A new photo taken by NASA’s Mars Reconnaissance Orbiter (MRO) captures the landing platform the rover Opportunity left behind in Eagle Crater more than 13 years and 27 miles (44 km) ago, the distance the rover has traveled since landing on Jan. 25, 2004. The long-lived rover arrived bundled in an airbag-cushioned lander that bounced and tumbled until coming to rest at the center of a 72-foot-wide (22 meter) crater named Eagle.
The wider scene below includes Eagle Crater and Opportunity’s nearby parachute and backshell, from an April 8, 2017 photo also by the orbiter using its high-resolution camera. The photos are the first color pictures taken of the scene. The MRO began orbiting Mars more than two years after Opportunity’s landing. One of the first images from the orbiter in 2006 showed Opportunity at the rim of a much larger crater, Victoria, nearly 4 miles (about 6 km) south of the landing site. Another was a black and white of Eagle Crater.
The few and small craters on a broad plain makes it even more amazing expressed that Opportunity achieved a “hole-in-one” landing. When the lander’s petals opened and Opportunity sent home its first look at its surroundings, it provided the first-ever close-by view of sedimentary rocks on Mars along the crater’s rim. After leaving the lander and exploring Eagle Crater, the rover recorded a look-back view before departing the scene.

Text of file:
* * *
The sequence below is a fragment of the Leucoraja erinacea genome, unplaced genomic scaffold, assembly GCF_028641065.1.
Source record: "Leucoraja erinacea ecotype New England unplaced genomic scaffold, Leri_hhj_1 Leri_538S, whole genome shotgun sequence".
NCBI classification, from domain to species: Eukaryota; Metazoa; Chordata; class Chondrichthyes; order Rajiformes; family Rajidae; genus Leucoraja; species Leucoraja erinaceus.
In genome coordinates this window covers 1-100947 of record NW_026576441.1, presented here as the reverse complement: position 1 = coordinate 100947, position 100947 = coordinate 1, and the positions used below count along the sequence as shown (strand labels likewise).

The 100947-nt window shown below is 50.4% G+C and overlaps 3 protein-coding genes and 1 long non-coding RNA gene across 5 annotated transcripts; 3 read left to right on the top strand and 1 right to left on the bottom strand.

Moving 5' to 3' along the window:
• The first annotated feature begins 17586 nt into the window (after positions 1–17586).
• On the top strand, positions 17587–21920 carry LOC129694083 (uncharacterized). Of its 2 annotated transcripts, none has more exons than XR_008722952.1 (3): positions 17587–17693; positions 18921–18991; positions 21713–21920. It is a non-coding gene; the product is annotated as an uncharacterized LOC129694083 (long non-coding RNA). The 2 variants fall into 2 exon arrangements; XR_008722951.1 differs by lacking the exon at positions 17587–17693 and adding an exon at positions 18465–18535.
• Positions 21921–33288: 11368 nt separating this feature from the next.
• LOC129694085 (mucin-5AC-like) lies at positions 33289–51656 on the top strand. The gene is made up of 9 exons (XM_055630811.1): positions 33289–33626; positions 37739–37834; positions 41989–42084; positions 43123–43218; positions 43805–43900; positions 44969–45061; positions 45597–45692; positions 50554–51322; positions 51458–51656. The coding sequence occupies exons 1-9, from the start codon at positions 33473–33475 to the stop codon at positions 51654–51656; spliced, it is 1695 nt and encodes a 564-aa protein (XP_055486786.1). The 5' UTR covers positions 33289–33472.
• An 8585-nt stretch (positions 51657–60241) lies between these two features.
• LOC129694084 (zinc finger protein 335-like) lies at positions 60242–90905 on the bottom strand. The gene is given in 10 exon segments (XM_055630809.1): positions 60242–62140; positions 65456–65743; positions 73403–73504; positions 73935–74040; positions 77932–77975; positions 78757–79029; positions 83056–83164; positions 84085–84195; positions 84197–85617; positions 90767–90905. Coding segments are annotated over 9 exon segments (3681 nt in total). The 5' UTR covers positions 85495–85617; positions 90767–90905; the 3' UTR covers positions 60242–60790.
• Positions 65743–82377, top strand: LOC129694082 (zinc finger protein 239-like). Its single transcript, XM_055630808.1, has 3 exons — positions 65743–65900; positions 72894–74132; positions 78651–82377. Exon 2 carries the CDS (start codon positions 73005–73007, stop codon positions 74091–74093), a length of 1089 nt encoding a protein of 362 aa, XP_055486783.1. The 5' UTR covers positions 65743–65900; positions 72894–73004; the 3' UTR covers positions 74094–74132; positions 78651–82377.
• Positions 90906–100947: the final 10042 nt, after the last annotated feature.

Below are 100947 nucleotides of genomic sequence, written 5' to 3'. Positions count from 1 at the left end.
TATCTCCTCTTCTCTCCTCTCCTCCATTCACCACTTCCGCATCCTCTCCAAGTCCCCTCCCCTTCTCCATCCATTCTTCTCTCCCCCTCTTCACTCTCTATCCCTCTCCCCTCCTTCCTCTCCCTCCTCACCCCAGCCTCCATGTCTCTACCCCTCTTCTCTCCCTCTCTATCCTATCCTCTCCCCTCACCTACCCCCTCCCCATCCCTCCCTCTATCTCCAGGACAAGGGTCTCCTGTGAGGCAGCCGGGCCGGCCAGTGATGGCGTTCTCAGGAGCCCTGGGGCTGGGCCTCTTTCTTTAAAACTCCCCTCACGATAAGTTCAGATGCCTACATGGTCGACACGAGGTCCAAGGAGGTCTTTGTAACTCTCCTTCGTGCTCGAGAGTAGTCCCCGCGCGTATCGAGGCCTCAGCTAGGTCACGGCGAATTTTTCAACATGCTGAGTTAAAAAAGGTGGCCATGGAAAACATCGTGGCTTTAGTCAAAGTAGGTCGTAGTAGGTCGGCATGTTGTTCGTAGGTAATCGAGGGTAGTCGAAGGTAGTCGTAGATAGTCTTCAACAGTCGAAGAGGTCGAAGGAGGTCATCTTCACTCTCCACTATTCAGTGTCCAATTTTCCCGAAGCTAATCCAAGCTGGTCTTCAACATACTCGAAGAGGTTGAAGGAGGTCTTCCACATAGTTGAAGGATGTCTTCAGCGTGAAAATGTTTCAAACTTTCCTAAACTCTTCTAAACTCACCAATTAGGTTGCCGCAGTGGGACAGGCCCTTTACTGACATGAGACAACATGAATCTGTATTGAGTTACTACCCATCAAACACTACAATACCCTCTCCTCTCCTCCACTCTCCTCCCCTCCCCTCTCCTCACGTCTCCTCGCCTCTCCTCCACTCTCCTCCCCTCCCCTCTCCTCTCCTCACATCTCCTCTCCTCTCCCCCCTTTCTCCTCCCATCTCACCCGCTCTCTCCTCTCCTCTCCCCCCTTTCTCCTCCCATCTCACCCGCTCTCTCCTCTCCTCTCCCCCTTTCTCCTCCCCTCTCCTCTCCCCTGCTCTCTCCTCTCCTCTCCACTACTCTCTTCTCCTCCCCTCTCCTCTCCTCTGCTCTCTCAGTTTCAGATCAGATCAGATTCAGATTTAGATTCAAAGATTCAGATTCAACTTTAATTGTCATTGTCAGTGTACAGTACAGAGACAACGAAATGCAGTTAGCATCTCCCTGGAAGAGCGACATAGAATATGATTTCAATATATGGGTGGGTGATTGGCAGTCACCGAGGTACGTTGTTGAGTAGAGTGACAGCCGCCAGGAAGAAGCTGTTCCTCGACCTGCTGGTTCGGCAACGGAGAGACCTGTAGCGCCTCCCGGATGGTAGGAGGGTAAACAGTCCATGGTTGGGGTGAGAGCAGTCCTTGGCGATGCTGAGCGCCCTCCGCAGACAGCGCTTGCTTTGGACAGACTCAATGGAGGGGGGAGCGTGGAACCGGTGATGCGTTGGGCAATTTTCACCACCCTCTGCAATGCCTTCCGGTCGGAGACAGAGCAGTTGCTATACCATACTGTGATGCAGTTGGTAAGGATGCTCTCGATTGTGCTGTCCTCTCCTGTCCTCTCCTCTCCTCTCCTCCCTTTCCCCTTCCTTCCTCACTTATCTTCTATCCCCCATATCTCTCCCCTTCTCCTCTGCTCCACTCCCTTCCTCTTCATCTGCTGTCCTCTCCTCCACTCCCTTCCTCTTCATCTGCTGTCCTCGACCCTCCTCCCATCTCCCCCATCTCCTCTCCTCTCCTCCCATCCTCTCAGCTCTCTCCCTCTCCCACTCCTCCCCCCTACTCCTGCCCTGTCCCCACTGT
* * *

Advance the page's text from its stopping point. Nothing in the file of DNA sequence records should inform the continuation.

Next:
Incredibly, Opportunity remains active more than 13 years later. It recently departed Cape Tribulation, a segment of the rim of Endeavour Crater it’s been studying since 2014, and is now making its way (appropriately) to Perseverance Valley. The rover team wants to find out how the two-football-field-long valley was carved whether by water, wind or flowing debris lubricated by water. Onward little robot!